Let's take a deeper look at some of the specific areas of boat preparation to get your vessel ready for summer boating season!
Start Of Summer Season Engine Inspection
Unfortunately your boat engine is likely to be the most frustrating part of getting your boat de-winterized, so let's start here first.
The first step is to do a complete review of the engine, cables, spark plugs, and fuel lines. You're looking for cracks, stress marks, loose connections, and generally anything that doesn't look right. Rubber can get stiff after a series of freezes and thaws, especially as it ages so make sure that everything is still soft and flexible.
Next, while you can save effort in the spring by stabilizing the engine oil and gas before putting it away for winter, chances are you didn't - so you'll want to take care of that now. Along with changing the oil and replacing the old gas with a fresh supply, you'll also want to clean out the distributor and another other basic maintenance required by your type of engine.
During this time, you'll also want to check the battery and ensure that the the battery is wet and the charge is strong. Extreme temperatures can stress the battery so you want to make sure that's 100% ready for summer too!
Don't Forget About Inspecting The Propellers Too
Next, you'll want to look at the propeller and make sure that there's no damage and nothing is wrapped around it. This is usually easiest done before you put the boat in the water for the first time.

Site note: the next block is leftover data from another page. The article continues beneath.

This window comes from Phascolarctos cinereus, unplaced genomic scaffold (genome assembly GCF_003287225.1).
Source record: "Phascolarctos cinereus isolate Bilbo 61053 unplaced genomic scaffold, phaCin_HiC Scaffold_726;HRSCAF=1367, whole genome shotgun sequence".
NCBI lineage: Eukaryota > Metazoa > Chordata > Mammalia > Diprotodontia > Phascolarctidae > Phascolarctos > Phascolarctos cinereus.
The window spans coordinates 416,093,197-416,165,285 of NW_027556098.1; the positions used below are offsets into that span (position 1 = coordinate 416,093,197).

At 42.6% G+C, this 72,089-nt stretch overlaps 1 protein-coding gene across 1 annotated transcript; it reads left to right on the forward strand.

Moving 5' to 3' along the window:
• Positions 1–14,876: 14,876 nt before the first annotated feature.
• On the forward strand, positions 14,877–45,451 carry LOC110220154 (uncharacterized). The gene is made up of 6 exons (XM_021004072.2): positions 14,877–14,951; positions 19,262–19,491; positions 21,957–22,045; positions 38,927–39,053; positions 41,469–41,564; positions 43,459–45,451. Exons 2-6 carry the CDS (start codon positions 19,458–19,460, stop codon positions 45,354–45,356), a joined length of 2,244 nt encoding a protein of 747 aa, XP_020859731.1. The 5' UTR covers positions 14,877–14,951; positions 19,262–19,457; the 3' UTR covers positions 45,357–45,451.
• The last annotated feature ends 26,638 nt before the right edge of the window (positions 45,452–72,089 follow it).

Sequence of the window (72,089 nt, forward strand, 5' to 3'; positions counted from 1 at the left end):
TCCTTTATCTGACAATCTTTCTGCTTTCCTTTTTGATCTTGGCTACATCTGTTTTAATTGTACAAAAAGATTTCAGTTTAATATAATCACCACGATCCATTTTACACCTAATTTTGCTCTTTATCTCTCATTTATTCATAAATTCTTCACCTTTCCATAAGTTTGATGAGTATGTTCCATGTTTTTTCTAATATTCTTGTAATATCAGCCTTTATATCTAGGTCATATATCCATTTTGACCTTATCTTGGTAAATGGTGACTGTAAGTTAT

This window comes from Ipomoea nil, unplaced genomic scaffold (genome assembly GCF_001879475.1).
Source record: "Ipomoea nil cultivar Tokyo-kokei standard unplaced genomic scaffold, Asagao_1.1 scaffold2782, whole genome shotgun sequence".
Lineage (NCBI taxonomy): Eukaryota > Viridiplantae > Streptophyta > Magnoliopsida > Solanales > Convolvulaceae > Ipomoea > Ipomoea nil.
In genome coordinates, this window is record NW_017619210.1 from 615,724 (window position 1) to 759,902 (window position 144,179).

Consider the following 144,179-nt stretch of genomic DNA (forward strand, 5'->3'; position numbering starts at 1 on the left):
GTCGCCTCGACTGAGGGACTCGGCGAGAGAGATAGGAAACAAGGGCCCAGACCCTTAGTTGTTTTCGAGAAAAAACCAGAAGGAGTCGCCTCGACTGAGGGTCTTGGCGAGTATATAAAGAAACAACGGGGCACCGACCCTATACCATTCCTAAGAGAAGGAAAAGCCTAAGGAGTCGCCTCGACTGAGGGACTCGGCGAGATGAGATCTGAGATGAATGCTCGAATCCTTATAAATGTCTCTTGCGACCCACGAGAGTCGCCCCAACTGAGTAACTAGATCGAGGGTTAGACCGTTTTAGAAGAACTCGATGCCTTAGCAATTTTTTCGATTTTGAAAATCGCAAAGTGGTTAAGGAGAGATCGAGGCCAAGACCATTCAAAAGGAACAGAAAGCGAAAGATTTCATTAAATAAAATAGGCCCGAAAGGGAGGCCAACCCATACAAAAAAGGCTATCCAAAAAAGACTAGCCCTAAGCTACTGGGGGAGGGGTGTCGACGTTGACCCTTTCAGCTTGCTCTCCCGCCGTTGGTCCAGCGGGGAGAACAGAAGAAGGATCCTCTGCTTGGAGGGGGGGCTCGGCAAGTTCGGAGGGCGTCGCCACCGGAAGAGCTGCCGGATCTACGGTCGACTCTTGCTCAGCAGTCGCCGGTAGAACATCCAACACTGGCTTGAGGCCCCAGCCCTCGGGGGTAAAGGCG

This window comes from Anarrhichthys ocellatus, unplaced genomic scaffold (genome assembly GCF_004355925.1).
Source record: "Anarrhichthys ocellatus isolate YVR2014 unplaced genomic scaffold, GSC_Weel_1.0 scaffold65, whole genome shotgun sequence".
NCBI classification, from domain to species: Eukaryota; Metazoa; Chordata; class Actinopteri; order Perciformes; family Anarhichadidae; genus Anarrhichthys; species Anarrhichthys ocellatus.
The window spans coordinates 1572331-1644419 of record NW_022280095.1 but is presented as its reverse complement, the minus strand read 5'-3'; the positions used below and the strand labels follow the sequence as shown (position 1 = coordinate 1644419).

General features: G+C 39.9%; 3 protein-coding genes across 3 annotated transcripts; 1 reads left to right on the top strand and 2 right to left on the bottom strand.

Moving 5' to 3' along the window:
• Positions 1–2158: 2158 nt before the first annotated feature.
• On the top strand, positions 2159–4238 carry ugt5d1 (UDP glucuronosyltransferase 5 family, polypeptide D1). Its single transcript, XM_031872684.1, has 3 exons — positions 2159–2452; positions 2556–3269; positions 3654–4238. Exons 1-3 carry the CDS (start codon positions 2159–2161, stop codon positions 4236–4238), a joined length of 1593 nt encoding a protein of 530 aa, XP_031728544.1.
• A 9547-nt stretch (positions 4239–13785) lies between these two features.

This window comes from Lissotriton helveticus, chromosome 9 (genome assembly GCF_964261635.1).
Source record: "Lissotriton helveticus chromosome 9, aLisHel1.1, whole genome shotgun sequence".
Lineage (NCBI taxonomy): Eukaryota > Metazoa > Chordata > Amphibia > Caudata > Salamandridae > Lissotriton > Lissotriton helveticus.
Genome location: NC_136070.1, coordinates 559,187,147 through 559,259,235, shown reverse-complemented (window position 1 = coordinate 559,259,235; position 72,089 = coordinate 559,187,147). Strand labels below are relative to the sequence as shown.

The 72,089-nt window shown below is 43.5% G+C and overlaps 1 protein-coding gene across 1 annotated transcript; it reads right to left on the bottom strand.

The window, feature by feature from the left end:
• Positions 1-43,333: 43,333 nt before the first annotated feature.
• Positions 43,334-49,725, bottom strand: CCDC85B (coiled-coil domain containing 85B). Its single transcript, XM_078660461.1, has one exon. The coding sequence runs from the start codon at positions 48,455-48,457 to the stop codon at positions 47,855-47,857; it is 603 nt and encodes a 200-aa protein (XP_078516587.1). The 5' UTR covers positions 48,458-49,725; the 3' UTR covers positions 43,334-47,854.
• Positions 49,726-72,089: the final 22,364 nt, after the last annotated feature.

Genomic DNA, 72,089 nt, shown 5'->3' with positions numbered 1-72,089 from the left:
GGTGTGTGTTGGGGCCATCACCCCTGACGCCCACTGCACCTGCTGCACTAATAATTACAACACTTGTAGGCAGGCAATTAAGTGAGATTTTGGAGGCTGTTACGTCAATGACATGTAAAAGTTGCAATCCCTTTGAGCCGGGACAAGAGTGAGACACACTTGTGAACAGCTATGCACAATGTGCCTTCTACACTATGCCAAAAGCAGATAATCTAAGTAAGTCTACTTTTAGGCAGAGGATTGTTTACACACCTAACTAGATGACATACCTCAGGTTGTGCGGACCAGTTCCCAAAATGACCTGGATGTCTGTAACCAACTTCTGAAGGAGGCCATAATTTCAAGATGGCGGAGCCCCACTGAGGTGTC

Before setting out for the summer boating season, inspecting your outboard motor's propeller is crucial to ensure smooth operation and prevent potential damage. Here's what you should look for during the inspection:
- Physical Damage: Check for visible signs of dents, chips, cracks, or distortion on the propeller blades. Even minor damage can lead to a decrease in performance and fuel efficiency. More severe damage can cause vibration that could lead to wear and tear on the drive shaft and gearbox.
- Corrosion: Inspect for any signs of corrosion or electrolysis, particularly if your boat is used in saltwater. Corrosion can weaken the propeller and lead to failures.
- Propeller Shaft: Turn the propeller by hand to ensure it spins smoothly. If you feel resistance, grinding, or hear strange noises, it could be a sign that the shaft or bearings need maintenance.
- Hub: Look for any damage to the rubber hub that's inside the propeller, which absorbs shock and protects the drive system. If the hub is damaged, it can cause the propeller to spin without driving the boat forward.
- Pitch and Diameter: Ensure the propeller's pitch and diameter are appropriate for your boat's motor. Using a propeller with the wrong pitch or diameter can reduce performance and potentially damage the engine.
- Tightness of Nuts and Bolts: Ensure that the propeller nut and any bolts are tightened properly. A loose propeller can lead to serious damage.
- Fishing Line Damage: Look for fishing line that may be wrapped around the propeller shaft. It might not seem like a big deal, but over time, fishing line can damage the shaft seal, allowing water to get into your gear case and causing potentially serious damage.
If you find any signs of damage during the inspection, it is usually best to replace the propeller or have it repaired by a professional. A well-maintained propeller will ensure your boat operates at peak efficiency and can save you from costly repairs down the line.
Check Ropes And Mooring Lines
This includes doing a survey of the lines and bumpers to make sure they are in good condition. If you notice any frayed ends or rotten sections then this is the right time to replace them. Depending on if your boat is in a private slip or trailered you'll also want to check your trailer or slip to make sure that cleats are in good condition and don't need to be replaced.
Life Jackets And Safety Gear
Ensuring the right safety gear is on board your center console fishing boat is of utmost importance for the safety of everyone on board. Here's a list of the safety equipment you should always have: